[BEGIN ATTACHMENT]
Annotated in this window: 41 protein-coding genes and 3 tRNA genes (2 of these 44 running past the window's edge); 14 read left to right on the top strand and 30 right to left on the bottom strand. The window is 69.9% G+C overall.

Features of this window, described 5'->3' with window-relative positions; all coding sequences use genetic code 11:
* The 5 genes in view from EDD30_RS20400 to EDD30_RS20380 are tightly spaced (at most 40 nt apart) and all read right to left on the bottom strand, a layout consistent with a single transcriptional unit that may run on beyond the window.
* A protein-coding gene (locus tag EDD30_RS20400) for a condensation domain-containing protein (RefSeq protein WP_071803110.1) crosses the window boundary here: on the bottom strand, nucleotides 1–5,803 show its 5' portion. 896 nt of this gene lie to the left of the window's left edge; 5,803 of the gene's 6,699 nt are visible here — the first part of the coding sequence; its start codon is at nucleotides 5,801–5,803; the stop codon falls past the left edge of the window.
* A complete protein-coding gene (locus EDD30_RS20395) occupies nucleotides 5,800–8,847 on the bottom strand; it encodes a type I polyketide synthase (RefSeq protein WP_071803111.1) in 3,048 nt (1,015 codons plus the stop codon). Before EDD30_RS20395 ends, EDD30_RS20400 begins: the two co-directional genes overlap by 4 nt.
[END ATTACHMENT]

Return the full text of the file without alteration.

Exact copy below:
Annotated in this window: 41 protein-coding genes and 3 tRNA genes (2 of these 44 running past the window's edge); 14 read left to right on the top strand and 30 right to left on the bottom strand. The window is 69.9% G+C overall.

Features of this window, described 5'->3' with window-relative positions; all coding sequences use genetic code 11:
* The 5 genes in view from EDD30_RS20400 to EDD30_RS20380 are tightly spaced (at most 40 nt apart) and all read right to left on the bottom strand, a layout consistent with a single transcriptional unit that may run on beyond the window.
* A protein-coding gene (locus tag EDD30_RS20400) for a condensation domain-containing protein (RefSeq protein WP_071803110.1) crosses the window boundary here: on the bottom strand, nucleotides 1–5,803 show its 5' portion. 896 nt of this gene lie to the left of the window's left edge; 5,803 of the gene's 6,699 nt are visible here — the first part of the coding sequence; its start codon is at nucleotides 5,801–5,803; the stop codon falls past the left edge of the window.
* A complete protein-coding gene (locus EDD30_RS20395) occupies nucleotides 5,800–8,847 on the bottom strand; it encodes a type I polyketide synthase (RefSeq protein WP_071803111.1) in 3,048 nt (1,015 codons plus the stop codon). Before EDD30_RS20395 ends, EDD30_RS20400 begins: the two co-directional genes overlap by 4 nt.